Senior Vice President and Chief Communications Officer
American Institutes for Research (AIR)
You’re a recent graduate of the Public Affairs Institute. What attracted you to this three-year executive program?
I was intrigued by the leadership development opportunities Institute offers. I wanted to participate in an experience like this with other senior-level communicators. I’d considered other offerings from other organizations, but I wanted to be with a cohort of professionals at the same general level of their careers — people who speak the same language. And the Institute offered exactly what I was looking for. You develop an intimacy with other members of that cohort, sometimes immediately. You develop deep connections.
In what way?
It’s significant that Institute takes place in a setting where the relationships aren’t transactional in the way some aspects of our work are. The learning is focused on community rather than individuals. It is expansive and, I want to emphasize, it is also a lot of fun. I realized I could get the academic part of the experience elsewhere — a la carte, you might say.
But how was what you call the academic component of the experience?
It was excellent, as it turns out. Very impressive, which was gratifying too, since it wasn’t the “headliners” — the presenters, the professors — that attracted me in the first place. That was a bonus. But again, it was the networking opportunity that I sought — to connect with people from the most admirable organizations, all eager to learn from each other. And one result is that the experience turns members into ambassadors for the Council. It can be a rite of passage. Serving on the executive committee and the board can have the same effect.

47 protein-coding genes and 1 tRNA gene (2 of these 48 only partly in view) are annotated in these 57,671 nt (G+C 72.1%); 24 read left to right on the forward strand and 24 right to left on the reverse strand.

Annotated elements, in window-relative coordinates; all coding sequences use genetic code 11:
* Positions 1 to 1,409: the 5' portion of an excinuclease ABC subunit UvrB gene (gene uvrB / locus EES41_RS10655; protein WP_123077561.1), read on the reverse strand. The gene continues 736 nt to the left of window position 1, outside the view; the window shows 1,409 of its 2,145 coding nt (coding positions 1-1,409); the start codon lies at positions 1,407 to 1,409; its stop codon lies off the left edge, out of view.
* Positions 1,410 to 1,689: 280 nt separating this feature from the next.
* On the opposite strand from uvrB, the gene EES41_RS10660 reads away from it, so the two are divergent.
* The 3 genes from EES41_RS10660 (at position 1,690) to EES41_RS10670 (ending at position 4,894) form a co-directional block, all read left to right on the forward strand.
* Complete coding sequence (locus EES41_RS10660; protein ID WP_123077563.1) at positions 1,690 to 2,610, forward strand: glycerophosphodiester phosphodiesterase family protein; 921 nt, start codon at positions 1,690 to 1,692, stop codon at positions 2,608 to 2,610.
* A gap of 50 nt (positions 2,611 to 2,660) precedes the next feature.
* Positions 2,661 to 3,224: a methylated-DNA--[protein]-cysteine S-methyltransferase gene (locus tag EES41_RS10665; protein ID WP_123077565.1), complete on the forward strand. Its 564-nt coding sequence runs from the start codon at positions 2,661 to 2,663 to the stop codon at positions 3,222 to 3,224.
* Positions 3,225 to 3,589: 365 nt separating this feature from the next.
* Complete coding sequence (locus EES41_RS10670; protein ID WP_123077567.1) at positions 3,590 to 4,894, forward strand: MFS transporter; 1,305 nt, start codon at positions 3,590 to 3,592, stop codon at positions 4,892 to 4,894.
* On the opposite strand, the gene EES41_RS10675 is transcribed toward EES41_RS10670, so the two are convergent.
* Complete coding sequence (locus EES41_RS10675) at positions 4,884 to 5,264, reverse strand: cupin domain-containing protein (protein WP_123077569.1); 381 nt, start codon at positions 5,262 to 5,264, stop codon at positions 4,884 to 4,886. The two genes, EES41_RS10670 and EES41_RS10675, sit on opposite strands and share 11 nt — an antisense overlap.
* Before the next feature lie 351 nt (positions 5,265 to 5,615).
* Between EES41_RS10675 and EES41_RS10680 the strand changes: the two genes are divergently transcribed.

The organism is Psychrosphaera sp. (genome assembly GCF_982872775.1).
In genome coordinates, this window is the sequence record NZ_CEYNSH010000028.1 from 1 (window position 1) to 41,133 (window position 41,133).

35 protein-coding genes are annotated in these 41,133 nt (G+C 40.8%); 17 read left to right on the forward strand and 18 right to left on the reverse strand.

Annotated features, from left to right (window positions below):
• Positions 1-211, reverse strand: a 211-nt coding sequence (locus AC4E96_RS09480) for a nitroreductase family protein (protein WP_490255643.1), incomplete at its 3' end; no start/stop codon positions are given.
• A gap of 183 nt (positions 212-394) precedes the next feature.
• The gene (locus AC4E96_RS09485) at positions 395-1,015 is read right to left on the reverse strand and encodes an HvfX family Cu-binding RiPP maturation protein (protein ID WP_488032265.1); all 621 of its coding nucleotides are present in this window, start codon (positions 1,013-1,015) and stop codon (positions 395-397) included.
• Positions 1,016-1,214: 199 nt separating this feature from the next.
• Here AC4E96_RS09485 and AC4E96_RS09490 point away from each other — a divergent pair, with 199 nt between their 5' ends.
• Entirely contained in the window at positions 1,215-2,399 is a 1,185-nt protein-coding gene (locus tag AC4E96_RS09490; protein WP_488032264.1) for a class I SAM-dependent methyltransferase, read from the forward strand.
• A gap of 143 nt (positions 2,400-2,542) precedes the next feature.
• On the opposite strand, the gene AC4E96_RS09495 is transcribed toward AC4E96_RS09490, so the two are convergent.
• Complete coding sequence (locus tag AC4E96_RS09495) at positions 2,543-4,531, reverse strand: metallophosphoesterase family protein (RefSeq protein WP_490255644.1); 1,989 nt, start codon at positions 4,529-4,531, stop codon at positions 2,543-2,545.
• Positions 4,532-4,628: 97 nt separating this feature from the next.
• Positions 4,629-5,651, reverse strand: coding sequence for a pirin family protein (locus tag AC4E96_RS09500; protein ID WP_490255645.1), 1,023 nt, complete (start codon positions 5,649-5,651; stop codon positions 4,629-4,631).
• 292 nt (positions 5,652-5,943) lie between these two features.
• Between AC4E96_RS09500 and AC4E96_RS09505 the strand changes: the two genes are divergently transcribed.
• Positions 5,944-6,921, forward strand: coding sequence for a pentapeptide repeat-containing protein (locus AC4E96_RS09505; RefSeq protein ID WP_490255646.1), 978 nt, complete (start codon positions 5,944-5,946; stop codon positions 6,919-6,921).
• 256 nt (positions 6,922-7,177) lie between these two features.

Having spent the more recent years of your career with AIR, what do you wish other public affairs professionals understood about the world of research and what it offers?
We don’t do any lobbying. We approach issues in a different way. I understand lobbying and its importance. But what we do is attempt to educate legislators and other policymakers. What I want government relations people to understand is that there is rich evidence-based data for understanding complicated issues — understanding in a deep and meaningful way. When we are educating policymakers, we’re not pushing for this or that particular issue. We’re not seeking short-term, transactional wins. Most policymakers and most public affairs professionals really want to do good, and they have the opportunity — if they make uses of the evidence-based research available to them — to understand the real-life consequences of policy. They can make use of the actual evidence rather than reducing a complicated question to a convenient anecdote.
If you hadn’t pursued the career you have, what might you be doing?
That’s easy. I’d have been a college professor — something I’ve had some experience doing, as an adjunct professor. I love teaching adults, but more than that, I love teaching itself. I got my first taste of it as a teaching assistant in my undergraduate days, when I was an economics major, and I love making economics accessible. I enjoy demystifying concepts. They say you should base your career choices in part on how you feel, and nothing is more invigorating to me than to see that “lightbulb” in a student’s face. So in my next career, I’d be a teacher, definitely.